The present study was conducted to examine the effect of a stair-stepped feed intake pattern on growth, feed efficiency, and meat quality of Hanwoo steers. Twenty-seven 11-month-old Hanwoo steers were randomly divided into three groups. The control group was fed according to the Korean steer feeding program, and the other two groups were fed according to an alternated feeding schedule of 3-2-4-2 months. During the first three months of the experiment, treatment group 1 (T1) and treatment group 2 (T2) were fed 20% and 30% less than the control group, respectively. For the following two months, the T1 group was fed 20% more than the control group while the T2 group was fed 20% less than the control group. In the third step, T1 and T2 groups were fed 20% and 10% less, respectively, than the control group for four months. In the last two months, T1 and T2 groups were fed 20% more than the control group. After the stair-step feeding trial, steers were fed concentrated feed ad libitum for five months. The altered feed intake pattern did not affect daily body weight gain. However, daily feed intake tended to decrease and growth efficiency tended to increase in the two treatment groups compared to the control group. Altered feed intake also affected blood metabolite levels. The serum glucose and BUN level of the T1 group increased in the first re-fed period compared to the T2 and control groups. The serum cholesterol level of the T2 group decreased in the first restricted-re-fed growth period compared to the T1 and control groups. The serum NEFA levels of the two treatment groups increased from the first restricted period compared to the controls. The serum insulin level of the T2 group increased in the last period compared to the T1 and control groups. Regarding meat yield index, the control group was significantly higher than the T2 group (p<0.05). Regarding meat yield grade, the carcass back fat thickness of the T2 group was significantly higher than the control group (p<0.05). In marbling score, the T1 group was the highest (4.9), followed by the control group (4.1) and the T2 group (4.0). These results indicate that using a stair-stepped growth pattern (T1) can contribute to improvements in growth efficiency and muscle marbling.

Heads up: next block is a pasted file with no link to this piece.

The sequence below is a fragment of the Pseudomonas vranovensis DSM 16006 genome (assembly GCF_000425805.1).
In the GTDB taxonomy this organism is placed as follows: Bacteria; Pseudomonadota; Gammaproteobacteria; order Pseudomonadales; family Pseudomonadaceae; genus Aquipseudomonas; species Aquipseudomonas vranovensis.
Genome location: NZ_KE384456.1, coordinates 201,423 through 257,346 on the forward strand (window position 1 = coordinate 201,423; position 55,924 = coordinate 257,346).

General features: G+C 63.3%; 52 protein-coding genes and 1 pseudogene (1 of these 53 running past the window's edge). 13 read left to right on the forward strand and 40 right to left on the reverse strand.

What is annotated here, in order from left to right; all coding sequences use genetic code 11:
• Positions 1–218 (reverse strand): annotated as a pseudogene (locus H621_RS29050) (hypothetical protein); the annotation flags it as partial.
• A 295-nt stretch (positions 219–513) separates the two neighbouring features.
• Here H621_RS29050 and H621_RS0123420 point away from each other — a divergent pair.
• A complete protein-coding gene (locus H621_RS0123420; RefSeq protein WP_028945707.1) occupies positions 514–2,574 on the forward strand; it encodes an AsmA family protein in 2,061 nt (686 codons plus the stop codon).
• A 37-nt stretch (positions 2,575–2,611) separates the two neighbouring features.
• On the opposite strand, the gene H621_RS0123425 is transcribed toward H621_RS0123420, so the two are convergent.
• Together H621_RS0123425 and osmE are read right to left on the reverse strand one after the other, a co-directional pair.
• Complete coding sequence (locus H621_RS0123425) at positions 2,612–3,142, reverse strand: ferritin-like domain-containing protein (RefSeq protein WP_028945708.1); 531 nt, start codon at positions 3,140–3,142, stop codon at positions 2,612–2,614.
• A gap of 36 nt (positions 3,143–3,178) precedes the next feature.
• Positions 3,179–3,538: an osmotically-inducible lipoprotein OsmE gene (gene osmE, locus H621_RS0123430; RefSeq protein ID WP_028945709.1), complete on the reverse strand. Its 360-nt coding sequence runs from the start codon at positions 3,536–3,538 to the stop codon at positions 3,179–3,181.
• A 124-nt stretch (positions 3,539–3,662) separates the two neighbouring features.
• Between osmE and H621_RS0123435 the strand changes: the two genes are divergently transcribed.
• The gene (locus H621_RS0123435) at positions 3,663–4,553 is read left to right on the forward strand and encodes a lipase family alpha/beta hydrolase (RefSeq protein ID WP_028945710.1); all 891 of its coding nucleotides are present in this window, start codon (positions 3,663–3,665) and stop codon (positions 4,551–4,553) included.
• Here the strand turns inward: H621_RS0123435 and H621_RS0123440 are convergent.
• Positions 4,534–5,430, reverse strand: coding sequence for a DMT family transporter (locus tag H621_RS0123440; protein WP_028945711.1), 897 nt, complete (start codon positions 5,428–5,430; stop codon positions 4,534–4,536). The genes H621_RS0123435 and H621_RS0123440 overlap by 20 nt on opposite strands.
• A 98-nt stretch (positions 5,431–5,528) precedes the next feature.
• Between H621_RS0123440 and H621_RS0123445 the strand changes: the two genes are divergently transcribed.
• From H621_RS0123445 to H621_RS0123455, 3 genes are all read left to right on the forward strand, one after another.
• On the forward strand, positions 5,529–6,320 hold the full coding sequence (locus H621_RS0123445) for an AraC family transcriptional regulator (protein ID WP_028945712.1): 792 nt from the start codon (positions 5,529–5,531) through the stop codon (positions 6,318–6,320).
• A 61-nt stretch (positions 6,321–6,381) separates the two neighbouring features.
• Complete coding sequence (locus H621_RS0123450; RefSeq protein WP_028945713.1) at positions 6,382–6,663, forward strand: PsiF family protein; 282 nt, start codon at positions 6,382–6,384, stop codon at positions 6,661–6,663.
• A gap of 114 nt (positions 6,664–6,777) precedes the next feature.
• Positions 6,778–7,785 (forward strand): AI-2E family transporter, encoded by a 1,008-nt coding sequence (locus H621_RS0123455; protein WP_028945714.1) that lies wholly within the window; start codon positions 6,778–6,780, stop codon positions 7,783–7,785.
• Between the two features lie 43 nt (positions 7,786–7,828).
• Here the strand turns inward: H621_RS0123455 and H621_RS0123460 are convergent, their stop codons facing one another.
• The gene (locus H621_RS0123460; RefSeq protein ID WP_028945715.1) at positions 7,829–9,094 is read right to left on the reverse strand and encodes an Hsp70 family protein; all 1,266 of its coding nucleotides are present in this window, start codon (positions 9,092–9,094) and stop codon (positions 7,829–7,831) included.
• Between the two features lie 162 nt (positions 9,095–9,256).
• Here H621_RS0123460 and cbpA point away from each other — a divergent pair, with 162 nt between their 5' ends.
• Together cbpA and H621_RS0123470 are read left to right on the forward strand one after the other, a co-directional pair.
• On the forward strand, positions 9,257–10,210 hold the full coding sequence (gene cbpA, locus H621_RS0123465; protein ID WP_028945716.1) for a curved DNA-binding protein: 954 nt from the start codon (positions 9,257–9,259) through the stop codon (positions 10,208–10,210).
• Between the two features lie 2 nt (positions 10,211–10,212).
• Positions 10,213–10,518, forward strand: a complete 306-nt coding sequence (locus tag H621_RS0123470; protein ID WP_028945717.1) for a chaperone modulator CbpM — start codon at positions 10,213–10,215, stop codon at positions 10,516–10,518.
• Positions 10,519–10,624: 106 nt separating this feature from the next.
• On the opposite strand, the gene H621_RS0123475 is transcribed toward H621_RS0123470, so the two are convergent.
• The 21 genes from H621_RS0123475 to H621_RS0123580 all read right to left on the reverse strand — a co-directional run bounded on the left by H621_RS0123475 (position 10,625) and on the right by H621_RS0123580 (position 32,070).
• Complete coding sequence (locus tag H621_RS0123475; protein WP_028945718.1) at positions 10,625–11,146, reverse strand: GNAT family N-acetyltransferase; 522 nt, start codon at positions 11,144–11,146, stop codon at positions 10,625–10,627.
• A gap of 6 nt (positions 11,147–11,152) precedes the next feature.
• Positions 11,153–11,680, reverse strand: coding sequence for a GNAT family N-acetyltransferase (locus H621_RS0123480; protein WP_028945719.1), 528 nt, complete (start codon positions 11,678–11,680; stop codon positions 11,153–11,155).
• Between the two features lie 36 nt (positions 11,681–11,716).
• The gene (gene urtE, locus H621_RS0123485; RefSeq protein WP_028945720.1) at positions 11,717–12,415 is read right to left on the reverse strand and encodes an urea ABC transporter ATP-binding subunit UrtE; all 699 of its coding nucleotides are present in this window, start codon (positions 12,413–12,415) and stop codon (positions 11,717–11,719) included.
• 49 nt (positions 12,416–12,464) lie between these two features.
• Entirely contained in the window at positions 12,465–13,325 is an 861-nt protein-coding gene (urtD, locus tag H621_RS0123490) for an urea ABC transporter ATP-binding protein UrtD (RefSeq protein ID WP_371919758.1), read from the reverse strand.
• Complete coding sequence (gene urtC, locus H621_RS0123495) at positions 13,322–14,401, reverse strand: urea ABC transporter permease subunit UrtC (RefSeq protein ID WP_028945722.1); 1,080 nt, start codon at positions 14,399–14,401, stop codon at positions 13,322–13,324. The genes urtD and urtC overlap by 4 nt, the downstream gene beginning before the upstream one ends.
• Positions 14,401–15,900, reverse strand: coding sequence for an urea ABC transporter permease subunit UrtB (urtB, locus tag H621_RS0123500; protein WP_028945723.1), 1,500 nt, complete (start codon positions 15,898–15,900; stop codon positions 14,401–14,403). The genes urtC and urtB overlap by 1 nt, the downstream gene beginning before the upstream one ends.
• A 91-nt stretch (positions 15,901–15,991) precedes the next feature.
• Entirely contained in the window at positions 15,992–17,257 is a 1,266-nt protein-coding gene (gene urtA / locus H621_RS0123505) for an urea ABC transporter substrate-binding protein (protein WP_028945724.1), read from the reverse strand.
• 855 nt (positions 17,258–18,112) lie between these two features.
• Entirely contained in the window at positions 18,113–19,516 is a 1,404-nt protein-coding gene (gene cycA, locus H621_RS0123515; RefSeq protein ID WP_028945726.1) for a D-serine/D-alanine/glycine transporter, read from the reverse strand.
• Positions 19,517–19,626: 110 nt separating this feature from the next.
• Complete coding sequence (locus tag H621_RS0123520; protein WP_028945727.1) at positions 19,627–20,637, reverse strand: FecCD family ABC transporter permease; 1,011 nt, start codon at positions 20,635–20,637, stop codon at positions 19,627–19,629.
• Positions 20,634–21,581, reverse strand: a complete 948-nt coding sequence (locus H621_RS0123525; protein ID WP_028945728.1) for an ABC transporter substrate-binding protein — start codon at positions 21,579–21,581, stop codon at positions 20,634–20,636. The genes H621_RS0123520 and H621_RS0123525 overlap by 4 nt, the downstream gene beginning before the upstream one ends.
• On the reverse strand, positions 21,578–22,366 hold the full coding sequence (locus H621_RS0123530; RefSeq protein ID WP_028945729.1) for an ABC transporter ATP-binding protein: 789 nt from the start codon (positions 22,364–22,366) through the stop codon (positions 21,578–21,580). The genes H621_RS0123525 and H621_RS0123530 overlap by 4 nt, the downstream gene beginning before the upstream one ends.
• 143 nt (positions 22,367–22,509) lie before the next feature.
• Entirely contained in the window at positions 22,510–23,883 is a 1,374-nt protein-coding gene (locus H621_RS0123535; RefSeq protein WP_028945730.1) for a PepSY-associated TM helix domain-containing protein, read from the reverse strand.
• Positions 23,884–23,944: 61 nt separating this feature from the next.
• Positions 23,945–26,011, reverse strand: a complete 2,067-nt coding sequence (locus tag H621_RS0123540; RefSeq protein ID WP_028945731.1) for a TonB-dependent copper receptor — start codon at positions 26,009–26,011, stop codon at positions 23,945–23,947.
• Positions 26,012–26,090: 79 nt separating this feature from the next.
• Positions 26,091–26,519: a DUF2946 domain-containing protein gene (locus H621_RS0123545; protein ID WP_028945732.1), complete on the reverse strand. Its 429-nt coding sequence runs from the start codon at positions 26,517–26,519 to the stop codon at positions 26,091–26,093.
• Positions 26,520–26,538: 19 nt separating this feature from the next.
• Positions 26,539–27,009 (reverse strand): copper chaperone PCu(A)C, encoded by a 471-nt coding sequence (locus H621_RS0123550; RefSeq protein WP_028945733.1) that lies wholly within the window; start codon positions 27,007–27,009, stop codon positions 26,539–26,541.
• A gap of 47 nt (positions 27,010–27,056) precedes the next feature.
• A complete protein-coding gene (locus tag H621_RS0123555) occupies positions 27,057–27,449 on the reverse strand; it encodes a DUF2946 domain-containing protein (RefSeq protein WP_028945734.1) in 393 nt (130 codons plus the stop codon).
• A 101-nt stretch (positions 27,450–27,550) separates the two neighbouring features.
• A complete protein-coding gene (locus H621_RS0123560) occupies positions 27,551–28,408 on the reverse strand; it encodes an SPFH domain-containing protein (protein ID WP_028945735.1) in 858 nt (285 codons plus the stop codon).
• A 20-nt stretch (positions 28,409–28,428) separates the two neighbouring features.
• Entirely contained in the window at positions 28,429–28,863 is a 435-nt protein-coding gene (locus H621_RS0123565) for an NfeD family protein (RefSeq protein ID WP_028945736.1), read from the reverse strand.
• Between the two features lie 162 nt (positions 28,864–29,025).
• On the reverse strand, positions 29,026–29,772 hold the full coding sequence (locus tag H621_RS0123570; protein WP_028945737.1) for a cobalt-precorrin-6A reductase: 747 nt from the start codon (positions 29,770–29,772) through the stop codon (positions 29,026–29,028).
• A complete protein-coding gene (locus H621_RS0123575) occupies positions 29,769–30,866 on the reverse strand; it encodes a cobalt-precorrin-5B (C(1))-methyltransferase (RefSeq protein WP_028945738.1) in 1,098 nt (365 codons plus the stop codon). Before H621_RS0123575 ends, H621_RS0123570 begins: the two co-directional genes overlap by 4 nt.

Effects of Feeding Licury (Syagrus coronate) Cake to Growing Goats
Borja, M.S. ; Oliveira, R.L. ; Ribeiro, C.V.D.M. ; Bagaldo, A.R. ; Carvalho, G.G.P. ; Silva, T.M. ; Lima, L.S. ; Barbosa, L.P. ;
Asian-Australasian Journal of Animal Sciences, volume 23, issue 11, 2010, Pages 1436~1444
DOI : 10.5713/ajas.2010.90574